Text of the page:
|Mary Sue Fiction|
Notes: You need to see the commercials in question to best appreciate this, but I think it works alone.
"He's crazy, Lili. He's absolutely fucking bonkers."
I can't help smiling. "You have a high threshhold for lunacy, Barb. What did he do to earn his certificate?"
We're having our weekly lunch at a sidewalk cafe. I listen to the murmur of pedestrians passing by on the other side of the rail that divides us from foot traffic, and I try to picture what they're seeing when they look at us. Two young women, their dark sunglasses slightly at odds with their casual business dress. We'll have to start meeting inside, soon. Spring is about to give way to summer heat, and in Utah--you'd better grab whatever central air you can. For now, though, I'm enjoying it.
Barb is telling me about one of her co-workers, and the stunt he pulled yesterday. "I don't know why Lou is working in an accounting office. He should be working on one of those extreme sports show, or maybe... What was that show called where they did all the horrendously dangerous, outrageous stunts for laugh value?"
"He certainly is." I laugh, and she joins me. "Okay, he's a nice guy, other than this, but he ought to take up something safer, like bungee jumping, or paragliding."
I sip my tea, finding the mint sprig I'd asked for, and nipping it, enjoying the refreshing bite. "So tell me!"
"Okay, Monday was a bitch at work--I'll admit it. Everyone was in a hurry to get out, get in their car, get home. Me, as much as anybody. Well, we were a little late getting out, hung over an extra ten minutes or so. By the time we got out on the upper level, the walkway and stairs down to ground level were jammed! I'm talking a river of people. You'd need a shoe horn to get into that flood, never mind making a quick exit."
"I can picture that."
"I'm ready to make my way down, cussing because I know it's going to be a good fifteen minutes before I can get anywhere near my car. Lou, the lucky bastard, is parked, as usual, at the curb out in front..."
"How does he manage that?"
"I think he's giving oral sex to the meter reader."
"Damn! Introduce us."
She laughs. "No luck, hon. It's a meter man, not a meter maid."
I sigh dramatically. "All the good ones are gay these days. Keep going."
"So I'm just starting to be smug, thinking that he's going to be just as frustrated as I am, when I see that the daft bugger has climbed up on the safety wall. Before I can even yell 'don't jump!'--he does."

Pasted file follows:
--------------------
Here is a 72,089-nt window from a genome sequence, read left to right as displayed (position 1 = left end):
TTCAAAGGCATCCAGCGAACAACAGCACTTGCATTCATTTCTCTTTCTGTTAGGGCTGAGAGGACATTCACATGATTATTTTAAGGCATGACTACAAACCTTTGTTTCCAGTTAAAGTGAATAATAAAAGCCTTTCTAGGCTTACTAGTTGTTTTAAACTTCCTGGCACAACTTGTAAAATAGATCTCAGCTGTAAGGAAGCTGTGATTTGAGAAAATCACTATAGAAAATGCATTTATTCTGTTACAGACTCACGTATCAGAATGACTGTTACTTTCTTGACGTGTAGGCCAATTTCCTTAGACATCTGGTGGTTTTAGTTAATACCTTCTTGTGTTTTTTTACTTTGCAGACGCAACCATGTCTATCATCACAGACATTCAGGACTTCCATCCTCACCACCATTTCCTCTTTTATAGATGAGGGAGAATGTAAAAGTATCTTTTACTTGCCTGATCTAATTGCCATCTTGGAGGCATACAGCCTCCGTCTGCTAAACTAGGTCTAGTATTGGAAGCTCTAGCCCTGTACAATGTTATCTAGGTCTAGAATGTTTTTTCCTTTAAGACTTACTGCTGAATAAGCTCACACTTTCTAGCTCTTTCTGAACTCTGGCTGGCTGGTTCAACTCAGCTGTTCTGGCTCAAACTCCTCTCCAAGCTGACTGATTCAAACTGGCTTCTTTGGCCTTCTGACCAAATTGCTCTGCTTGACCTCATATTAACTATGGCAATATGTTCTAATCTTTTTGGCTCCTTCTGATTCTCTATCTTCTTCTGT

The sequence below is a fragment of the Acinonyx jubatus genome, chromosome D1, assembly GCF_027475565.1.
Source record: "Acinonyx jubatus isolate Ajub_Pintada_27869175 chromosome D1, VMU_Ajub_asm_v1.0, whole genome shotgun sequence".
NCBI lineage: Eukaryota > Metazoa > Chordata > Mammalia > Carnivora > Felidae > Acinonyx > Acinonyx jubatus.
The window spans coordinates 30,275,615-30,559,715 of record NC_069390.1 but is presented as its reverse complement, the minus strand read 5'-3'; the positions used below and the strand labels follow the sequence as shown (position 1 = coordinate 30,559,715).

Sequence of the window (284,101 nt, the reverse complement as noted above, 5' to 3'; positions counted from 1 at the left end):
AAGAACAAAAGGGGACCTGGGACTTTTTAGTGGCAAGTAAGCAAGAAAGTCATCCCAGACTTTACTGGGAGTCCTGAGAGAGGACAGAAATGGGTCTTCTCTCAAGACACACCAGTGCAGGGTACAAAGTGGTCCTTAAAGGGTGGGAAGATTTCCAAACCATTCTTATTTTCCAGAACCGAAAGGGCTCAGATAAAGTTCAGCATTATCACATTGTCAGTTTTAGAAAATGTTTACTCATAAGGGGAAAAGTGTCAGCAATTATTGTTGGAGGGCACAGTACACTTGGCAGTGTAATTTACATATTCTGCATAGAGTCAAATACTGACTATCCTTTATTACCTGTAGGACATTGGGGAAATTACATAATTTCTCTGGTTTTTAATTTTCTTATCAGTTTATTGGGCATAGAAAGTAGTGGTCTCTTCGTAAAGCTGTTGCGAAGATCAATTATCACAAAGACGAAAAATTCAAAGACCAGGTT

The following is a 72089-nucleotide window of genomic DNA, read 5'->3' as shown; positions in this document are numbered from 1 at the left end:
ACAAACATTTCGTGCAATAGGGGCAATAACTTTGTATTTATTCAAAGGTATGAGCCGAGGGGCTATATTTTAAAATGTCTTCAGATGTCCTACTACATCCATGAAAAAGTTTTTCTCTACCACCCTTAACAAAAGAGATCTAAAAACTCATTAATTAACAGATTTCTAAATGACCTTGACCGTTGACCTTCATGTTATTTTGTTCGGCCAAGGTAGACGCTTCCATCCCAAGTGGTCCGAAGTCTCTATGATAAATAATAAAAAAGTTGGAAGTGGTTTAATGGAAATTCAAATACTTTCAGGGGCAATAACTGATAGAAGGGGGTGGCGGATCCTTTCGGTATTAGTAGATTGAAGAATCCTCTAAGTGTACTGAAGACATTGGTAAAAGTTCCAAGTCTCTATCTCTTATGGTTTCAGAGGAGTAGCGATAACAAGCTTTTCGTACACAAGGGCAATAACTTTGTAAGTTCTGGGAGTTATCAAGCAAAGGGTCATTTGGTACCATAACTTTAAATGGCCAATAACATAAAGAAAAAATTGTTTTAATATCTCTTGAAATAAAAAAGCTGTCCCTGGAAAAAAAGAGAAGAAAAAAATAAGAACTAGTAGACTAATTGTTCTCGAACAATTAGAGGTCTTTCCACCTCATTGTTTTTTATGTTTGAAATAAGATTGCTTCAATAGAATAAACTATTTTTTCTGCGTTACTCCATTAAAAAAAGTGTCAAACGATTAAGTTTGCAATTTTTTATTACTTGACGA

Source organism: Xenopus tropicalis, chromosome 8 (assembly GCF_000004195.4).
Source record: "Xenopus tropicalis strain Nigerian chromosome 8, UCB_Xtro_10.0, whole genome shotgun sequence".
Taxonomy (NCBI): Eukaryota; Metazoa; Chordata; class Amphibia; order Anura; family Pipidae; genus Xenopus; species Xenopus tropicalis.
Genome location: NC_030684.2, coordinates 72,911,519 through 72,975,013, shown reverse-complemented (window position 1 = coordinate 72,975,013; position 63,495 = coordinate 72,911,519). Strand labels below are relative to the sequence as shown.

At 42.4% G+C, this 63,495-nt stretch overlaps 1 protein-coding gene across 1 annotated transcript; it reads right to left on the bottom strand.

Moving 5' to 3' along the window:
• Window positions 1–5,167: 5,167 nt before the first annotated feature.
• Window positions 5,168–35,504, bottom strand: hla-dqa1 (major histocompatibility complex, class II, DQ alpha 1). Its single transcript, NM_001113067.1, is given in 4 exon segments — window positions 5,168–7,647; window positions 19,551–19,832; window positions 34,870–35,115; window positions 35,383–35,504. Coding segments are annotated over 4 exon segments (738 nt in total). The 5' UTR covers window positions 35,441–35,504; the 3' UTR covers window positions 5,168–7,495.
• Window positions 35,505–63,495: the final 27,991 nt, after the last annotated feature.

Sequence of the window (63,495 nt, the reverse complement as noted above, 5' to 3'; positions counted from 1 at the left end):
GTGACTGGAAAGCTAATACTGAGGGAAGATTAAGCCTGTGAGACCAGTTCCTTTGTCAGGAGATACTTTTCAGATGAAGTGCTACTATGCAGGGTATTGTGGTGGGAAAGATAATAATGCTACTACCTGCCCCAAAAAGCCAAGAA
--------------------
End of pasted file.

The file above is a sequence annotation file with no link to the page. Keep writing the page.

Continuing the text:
"Almost did. I run over, just about to scream, leaning over to look down at his poor, broken body, and there's the bastard grinning up at me! He must have knees like deluxe shock absorbers. The next thing I know he's jumped up on the railing between the up and down sides of the outside stairs and just... just kind of surfs down it. He hops down, and it's like he's landed on one of those mini trampolines. He just bounces right up in the air, cuts a flip in mid air, and then drops through his open car window, smack into the driver seat!"
"You're telling me? I was looking around for the stunt co-ordinator. He's got to be suicidal. I mean, anyone who'd do something like that has a death wish, right?"
I smile to myself. I'm thinking about last Saturday, out on the salt flats. My best friend, Dean, had taken me out into the heart of the flats, out where there were no roads, no one and nothing around for miles and miles--just space. Then he let me drive. I remember the feel of the hot, acrid wind whipping through my hair, remember the sound of Dean's delighted laughter as I roared and swerved, my pulse racing with the exultation of speed and freedom. "Not necessarily, Barb. Maybe he's just into adventure."
"Well, it would have been easier on my pantyhose if Lou wasn't. I need to find him a boyfriend. Maybe he'll settle down."
"I know someone he'd get along with. Write down his name, and his phone number."
I take a last bite of salad and reach for my purse as she scratches out the requested information. Behind me the waiter murmurs, "On your tab, Miss Coleridge?"
"Yes, Alex, thanks. Reserve us a table inside for next week."
"Yes, ma'am. Our outside business is going to drop off by then."
Barb presses the paper into my hand, and I slip it into my purse. "Lili, what makes you think that these two will click?"
I stand, and unfold my white cane. Lifting my face once again to the sun I've never seen, I smile. "Trust me."